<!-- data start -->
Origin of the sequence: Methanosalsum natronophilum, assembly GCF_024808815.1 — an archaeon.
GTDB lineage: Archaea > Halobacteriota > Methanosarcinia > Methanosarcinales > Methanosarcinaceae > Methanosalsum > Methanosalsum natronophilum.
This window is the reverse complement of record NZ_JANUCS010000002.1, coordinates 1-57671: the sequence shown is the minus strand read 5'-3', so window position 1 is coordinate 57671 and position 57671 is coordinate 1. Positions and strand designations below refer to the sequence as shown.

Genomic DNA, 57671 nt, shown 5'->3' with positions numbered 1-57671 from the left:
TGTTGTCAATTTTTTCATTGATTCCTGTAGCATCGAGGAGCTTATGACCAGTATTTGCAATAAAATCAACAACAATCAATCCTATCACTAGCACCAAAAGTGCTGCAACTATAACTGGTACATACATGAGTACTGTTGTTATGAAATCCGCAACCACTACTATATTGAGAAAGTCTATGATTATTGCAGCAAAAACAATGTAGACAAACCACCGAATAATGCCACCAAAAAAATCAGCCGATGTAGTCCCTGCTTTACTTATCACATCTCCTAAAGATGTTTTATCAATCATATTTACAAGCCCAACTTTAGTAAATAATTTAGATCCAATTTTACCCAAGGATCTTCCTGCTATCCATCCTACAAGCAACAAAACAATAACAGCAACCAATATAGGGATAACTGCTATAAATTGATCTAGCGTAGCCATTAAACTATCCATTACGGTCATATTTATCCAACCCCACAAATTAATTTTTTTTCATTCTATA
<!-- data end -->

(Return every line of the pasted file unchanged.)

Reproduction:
Origin of the sequence: Methanosalsum natronophilum, assembly GCF_024808815.1 — an archaeon.
GTDB lineage: Archaea > Halobacteriota > Methanosarcinia > Methanosarcinales > Methanosarcinaceae > Methanosalsum > Methanosalsum natronophilum.
This window is the reverse complement of record NZ_JANUCS010000002.1, coordinates 1-57671: the sequence shown is the minus strand read 5'-3', so window position 1 is coordinate 57671 and position 57671 is coordinate 1. Positions and strand designations below refer to the sequence as shown.

Genomic DNA, 57671 nt, shown 5'->3' with positions numbered 1-57671 from the left:
TGTTGTCAATTTTTTCATTGATTCCTGTAGCATCGAGGAGCTTATGACCAGTATTTGCAATAAAATCAACAACAATCAATCCTATCACTAGCACCAAAAGTGCTGCAACTATAACTGGTACATACATGAGTACTGTTGTTATGAAATCCGCAACCACTACTATATTGAGAAAGTCTATGATTATTGCAGCAAAAACAATGTAGACAAACCACCGAATAATGCCACCAAAAAAATCAGCCGATGTAGTCCCTGCTTTACTTATCACATCTCCTAAAGATGTTTTATCAATCATATTTACAAGCCCAACTTTAGTAAATAATTTAGATCCAATTTTACCCAAGGATCTTCCTGCTATCCATCCTACAAGCAACAAAACAATAACAGCAACCAATATAGGGATAACTGCTATAAATTGATCTAGCGTAGCCATTAAACTATCCATTACGGTCATATTTATCCAACCCCACAAATTAATTTTTTTTCATTCTATA